ACT News


ACT Health denies hospitals are operating at unsafe levels

ACT Health has denied Canberra's public hospitals are operating beyond a safe level of occupancy and attempted to backtrack on comments from its emergency department specialist who said the Canberra Hospital's occupancy was "well-above" 90 per cent.

In an interview on Monday, the hospital's emergency department staff specialist, associate professor Dr Drew Richardson, told the Canberra Times occupancy was as high as 120 per cent "depending on how you count it", contradicting a statement from ACT Health on Friday.

The "inconsistencies" in the occupancy rates prompted concern from Opposition Leader Jeremy Hanson.

But a spokeswoman for the department stood by Friday's "official answer", saying "neither Canberra Hospital, nor Calvary Hospital has ever run at 110 to 120 per cent occupancy".

"As per the response provided on Friday, the current hospital occupancy levels across the territory remain at 83 per cent," she said.

"There is no discrepancy in the figures.


"In this interview, A/Professor Richardson was speaking to the busyness of the hospital over the weekend."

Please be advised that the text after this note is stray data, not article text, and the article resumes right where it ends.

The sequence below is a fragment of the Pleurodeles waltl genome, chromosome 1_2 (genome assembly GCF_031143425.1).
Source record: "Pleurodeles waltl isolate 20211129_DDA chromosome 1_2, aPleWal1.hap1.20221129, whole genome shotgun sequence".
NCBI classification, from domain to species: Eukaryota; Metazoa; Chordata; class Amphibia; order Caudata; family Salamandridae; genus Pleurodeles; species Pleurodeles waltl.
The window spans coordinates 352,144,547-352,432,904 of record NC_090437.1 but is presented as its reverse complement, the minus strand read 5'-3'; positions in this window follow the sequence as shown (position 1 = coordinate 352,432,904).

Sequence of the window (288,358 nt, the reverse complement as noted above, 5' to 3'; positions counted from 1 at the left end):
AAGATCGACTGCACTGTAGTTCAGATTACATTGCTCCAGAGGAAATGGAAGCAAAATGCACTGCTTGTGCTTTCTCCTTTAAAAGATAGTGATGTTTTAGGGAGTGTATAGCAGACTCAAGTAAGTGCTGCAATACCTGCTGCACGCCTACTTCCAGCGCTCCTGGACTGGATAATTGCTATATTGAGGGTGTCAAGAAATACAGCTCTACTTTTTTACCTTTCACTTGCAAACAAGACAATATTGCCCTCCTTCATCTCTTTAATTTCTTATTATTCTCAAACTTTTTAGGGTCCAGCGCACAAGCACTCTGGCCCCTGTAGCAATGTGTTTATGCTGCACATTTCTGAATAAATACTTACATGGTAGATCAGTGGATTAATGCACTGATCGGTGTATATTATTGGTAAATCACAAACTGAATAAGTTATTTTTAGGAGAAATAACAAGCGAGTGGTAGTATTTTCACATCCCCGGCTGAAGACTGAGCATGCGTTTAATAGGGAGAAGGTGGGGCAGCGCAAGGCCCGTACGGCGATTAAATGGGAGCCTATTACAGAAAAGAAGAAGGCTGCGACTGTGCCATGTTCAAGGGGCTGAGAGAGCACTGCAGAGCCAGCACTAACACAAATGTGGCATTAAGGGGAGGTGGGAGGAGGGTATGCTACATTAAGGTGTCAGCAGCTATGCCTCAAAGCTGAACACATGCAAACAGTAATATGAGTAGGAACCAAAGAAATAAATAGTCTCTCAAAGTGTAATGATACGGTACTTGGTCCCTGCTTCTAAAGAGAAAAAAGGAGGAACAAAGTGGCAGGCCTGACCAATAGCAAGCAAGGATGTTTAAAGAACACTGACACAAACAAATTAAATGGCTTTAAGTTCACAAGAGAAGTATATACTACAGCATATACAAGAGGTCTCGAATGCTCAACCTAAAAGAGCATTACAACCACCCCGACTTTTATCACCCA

The Australian Medical Association recommends a safe occupancy level of 85 per cent.

The spokeswoman said data about the occupancy levels in October used real time information and Dr Richardson "does not have access to the types of figures he was being asked for".

She would not answer questions about Canberra Hospital's current occupancy.

"The ACT has two public hospitals and these hospitals work collaboratively to provide a networked service," she said. 

"Reporting on the occupancy of one hospital, without the other, does not truly reflect the territory's current capacity to meet public hospital demand."

She said the department saw "little validity" in providing weekly updates on the occupancy of either hospital as it did not "accurately reflect the overall picture of the hospital's input and output over a longer period of time".

The spokeswoman said the hospital had a number of processes to cope during times of high occupancy, including "early discharge of patients, sometimes with additional community support as well as increased utilisation of services such as Hospital in the Home".

To prepare for a spike in emergency department activity expected for November, the spokeswoman said the hospital would rely on the same methods routinely used during busy periods "including the utilisation of being part of a two hospital networked territory service".

Last week, Chief Minister and Minister for Health Katy Gallagher asked the department for a report into what factors were leading to "substantial year-on-year increases" in emergency presentations at the two hospitals.

The spokeswoman said work on the request was ongoing.

"This information will be provided back to the Chief Minister once finalised," she said.